Sajeev, I enjoy TTAC and your writing. Okay, I succumbed to the blandishments of you Panther lovers (and to fond memories of my father driving his Fords and Lincolns), and bought a 1996 Lincoln Town Car Cartier. The car has about 143,000 miles on it, all in North Carolina. The previous (2nd) owner was reportedly a little old lady, and because of the condition of the driver’s seat she could not have weighed much more than 90 or 95 pounds. It is well taken care of and straight.
The TC has a clean Carfax, and I purchased it for just under $3k. It appears to have every single option offered that year (including the phone) except a sunroof, and I’m not sure a sunroof was offered on the Cartier. (It was, so sorry! – SM)
My mechanic says it appears to have been well taken care of, and since I plan on keeping it for 5 to 7 years I am happy to put another $5k to $7k in the car, which means for under $10k I get to drive a true luxury car that gets almost 26 mpg on the highway.
After about $4.5k it has a bunch of new stuff including driver’s door hinges, all fluids and filters changed, suspension, window lifts,
headlamps, plugs and wires, Michelins, a real spare tire, a full (2-day) detail including steam cleaning the engine top and bottom, and adding iPod and aux-in ports in lieu of the 10-disk CD changer (which I’m leaving in the car). One of my goals is to leave the car as stock as possible, while making it as safe and as reliable as possible.
I drive 10,000 to 14,000 miles per year, which may include a round trip to the Rockies every year or two. The car gets almost 17 mpg in town (16.8), and 25.5 mpg on the highway at 65 to 70 – this is a true slab cruiser and it seems to love cruising for hours.
My questions are:
- What kind of mods and specific parts/systems should be upgraded to
achieve my goal of making the car as safe and as reliable as possible?
- Should I keep the air suspension or go coils
- What systems do I need to be especially vigilant about?
- What kind of tire pressure is optimal so that instead of feeling
like I’m driving a very warm marshmallow it feels like a regular
This is a true luxo barge and it puts a smile on my face when I look at it and when I drive it. It is also putting smiles on many other faces – I can’t stop myself waving and smiling at other drivers and pedestrians….
(I wrenched when younger but no more – my interests now are pretty much confined to running my business and making life miserable for my competitors, all of which I enjoy immensely. I tell my family and friends I have retired as I do what I want every day and hope I can keep doing it until I die.)
And I also hope you can do just that till the end of your days, my good man. I feel the same way about this Piston Slap gig, even if I don’t (technically) own a Panther of my own. But it sounds like you have the perfect ride for your ideal life. You lucky duck!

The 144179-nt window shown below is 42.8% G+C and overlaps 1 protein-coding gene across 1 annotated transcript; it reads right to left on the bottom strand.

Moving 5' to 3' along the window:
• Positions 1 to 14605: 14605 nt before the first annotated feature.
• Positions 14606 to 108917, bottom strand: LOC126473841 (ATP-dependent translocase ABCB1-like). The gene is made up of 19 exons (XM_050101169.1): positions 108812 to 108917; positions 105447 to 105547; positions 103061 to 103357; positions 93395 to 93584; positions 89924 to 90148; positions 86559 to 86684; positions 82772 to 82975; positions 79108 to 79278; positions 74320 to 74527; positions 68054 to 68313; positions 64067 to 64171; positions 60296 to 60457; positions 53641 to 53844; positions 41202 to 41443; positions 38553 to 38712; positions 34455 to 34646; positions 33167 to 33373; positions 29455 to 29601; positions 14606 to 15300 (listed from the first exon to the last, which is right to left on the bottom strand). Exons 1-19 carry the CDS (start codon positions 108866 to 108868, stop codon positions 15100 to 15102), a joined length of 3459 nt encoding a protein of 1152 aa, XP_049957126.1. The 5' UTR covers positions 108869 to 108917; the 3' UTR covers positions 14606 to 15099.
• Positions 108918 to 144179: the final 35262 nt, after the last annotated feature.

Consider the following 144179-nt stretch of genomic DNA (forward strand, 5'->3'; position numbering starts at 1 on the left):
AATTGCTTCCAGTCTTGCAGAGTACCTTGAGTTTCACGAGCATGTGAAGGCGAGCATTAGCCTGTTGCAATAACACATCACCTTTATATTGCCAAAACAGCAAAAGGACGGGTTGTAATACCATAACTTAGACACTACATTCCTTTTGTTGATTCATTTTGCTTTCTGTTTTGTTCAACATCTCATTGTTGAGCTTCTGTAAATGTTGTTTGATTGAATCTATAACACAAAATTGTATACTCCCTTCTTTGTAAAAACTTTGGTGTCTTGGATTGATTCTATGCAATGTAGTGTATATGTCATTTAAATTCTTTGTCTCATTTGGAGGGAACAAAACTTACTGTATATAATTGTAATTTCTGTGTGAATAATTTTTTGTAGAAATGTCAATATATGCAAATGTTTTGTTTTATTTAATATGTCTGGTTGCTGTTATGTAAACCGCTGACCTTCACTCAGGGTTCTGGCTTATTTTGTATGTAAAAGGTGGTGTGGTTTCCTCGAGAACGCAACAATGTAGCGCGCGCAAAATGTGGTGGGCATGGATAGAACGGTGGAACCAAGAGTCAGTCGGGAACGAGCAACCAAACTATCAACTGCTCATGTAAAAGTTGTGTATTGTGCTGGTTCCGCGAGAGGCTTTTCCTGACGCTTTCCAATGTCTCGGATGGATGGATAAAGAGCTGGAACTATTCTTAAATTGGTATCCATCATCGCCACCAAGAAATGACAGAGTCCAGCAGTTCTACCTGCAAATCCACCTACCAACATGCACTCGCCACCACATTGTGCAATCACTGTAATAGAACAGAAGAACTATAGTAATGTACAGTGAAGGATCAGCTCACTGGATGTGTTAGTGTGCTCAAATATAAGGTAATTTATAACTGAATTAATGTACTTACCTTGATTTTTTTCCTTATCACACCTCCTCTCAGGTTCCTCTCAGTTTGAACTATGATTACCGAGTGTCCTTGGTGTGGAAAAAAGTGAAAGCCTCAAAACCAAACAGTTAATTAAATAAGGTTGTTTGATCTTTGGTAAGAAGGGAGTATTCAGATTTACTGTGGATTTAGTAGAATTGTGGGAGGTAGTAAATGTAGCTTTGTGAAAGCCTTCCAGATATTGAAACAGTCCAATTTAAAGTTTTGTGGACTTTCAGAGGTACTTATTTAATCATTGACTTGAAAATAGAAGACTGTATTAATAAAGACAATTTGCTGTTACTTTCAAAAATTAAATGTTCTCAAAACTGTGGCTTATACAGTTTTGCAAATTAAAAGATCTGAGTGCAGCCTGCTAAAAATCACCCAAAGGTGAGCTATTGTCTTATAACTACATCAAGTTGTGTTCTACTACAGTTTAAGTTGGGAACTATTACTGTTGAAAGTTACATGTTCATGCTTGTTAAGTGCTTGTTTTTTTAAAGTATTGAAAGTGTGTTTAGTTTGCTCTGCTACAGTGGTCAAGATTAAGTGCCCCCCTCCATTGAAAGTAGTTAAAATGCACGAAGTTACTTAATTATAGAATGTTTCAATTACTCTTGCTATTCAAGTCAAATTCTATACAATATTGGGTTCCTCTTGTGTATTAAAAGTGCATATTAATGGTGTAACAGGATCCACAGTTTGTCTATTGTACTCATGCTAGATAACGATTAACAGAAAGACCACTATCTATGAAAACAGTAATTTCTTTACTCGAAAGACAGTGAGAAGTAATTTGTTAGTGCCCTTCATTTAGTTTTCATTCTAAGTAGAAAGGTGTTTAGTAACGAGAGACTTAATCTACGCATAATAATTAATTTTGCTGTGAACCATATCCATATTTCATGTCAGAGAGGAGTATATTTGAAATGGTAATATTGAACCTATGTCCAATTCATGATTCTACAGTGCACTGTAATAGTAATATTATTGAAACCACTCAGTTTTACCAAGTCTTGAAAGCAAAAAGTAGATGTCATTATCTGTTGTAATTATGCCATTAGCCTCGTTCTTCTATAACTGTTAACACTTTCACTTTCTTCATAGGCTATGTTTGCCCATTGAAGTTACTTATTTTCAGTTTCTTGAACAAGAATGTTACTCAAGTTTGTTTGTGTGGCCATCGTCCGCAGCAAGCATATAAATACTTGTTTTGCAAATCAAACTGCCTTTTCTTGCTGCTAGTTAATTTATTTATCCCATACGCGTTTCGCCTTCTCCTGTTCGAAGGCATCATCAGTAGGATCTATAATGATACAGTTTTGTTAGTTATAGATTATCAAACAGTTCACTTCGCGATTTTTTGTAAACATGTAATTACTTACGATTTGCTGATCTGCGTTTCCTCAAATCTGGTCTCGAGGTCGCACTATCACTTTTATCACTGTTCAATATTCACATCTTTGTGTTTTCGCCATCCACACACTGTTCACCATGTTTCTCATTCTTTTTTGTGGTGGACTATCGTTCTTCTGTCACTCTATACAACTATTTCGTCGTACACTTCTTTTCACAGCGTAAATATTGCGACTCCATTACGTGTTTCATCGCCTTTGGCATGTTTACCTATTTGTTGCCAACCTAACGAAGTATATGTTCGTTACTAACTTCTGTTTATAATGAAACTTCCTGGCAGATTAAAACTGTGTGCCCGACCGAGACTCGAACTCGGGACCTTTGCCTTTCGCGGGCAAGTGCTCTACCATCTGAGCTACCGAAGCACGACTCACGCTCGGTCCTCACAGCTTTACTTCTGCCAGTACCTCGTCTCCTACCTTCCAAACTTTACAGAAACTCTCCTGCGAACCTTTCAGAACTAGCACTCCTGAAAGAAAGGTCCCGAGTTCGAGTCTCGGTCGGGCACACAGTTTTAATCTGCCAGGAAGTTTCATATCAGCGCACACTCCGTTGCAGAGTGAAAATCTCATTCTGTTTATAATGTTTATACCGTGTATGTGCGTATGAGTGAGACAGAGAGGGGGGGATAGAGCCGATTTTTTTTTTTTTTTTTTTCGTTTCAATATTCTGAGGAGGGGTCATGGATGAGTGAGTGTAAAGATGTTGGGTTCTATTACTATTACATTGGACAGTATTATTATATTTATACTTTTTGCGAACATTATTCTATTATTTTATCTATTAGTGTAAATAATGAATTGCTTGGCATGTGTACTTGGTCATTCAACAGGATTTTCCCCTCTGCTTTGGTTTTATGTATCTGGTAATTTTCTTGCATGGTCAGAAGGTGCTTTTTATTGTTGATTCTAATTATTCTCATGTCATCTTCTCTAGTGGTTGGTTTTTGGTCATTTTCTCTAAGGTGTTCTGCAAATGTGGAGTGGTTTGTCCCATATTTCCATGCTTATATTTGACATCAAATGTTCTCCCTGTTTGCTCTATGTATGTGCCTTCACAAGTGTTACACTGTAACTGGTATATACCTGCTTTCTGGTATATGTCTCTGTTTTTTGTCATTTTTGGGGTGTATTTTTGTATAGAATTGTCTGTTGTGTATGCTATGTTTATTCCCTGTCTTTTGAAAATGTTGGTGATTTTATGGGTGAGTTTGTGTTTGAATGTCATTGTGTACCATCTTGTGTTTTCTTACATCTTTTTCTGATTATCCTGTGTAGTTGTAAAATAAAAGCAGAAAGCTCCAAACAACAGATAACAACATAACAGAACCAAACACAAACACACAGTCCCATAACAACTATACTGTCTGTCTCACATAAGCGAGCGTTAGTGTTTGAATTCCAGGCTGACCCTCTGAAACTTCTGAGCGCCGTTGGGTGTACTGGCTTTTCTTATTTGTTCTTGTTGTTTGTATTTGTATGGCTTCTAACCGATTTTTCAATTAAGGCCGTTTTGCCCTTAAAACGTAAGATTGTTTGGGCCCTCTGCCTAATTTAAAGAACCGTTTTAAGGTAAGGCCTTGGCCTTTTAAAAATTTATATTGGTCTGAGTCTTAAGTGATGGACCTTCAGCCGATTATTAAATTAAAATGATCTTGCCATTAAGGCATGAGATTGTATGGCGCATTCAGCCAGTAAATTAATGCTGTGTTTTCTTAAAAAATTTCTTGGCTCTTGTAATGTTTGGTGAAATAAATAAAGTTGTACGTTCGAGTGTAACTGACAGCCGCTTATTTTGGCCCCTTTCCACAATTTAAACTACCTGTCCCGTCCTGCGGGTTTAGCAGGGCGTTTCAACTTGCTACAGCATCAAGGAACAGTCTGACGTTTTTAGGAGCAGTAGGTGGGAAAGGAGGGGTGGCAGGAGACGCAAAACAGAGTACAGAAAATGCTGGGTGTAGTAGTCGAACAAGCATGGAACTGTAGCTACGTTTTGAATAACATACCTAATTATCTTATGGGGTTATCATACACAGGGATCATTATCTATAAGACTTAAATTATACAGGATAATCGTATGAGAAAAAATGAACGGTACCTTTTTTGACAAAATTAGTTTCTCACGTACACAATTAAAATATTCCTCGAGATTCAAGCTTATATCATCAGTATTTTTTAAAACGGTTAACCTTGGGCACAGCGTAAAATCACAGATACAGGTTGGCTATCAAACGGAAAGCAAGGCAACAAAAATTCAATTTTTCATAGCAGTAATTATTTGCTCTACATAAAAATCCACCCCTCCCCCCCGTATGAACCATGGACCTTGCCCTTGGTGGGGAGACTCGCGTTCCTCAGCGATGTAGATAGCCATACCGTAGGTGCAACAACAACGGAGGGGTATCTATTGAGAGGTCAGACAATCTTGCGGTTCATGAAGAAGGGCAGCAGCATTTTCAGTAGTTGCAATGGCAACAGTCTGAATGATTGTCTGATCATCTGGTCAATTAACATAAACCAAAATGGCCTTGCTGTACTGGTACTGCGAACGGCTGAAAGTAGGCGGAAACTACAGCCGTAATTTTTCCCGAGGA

Question 1: new shocks are first on my list, preferably some upgraded units like Bilsteins. Upgrading the swaybars is optional, but it might seriously defeat the purpose of owning a Cartier Town Car. Next up is a large, aftermarket transmission cooler. From there, I’d get some 16” Cartier (1997-2002) chrome wheels to do the big brake swap from the later model. Depending on the condition of the transmission, doing a J-Mod will make the ride a lot more entertaining with less wear and tear. Lastly, getting an SCT reflash on the computer will speed up transmission shift logic and net you anywhere from 10-25 more ponies too. Oh, and if the plastic intake hasn’t been changed to the aluminum-plastic redesign, DO IT NOW!
Question 2: Air Suspension rocks, and Lincoln’s setup is disturbingly cheap and durable. Ever priced a replacement system for a Lexus LS or anything European? The Lincoln’s bags (Ford parts, not the cheap remans) only last 10-12 years. So replace the bags every 10 years and things will be just peachy. You can replace the three wear points (bags, air compressor) for probably $600 or so, and it’s quite easy to do in your own driveway, if you were so inclined.
Question 3: Vigilant? Are you serious? This is a frickin’ Panther chassis! The only things to be vigilant with a “Fat” Panther like your Cartier is to make sure your friends/family don’t cut-scuff-mar the soft touch materials: because these truly are land yachts that go toe-to-toe with other luxury cars from that era.
Question 4: Sounds like you need rebuild the suspension. New shocks like I said before, maybe replaced the fatigued coil springs too. This is a 15-year-old car with well over 100,000 miles, after all. If you want a Panther that doesn’t fit the stereotypes of old American Iron, do this and forget about air pressure in your tires.
Send your queries to firstname.lastname@example.org . Spare no details and ask for a speedy resolution if you’re in a hurry.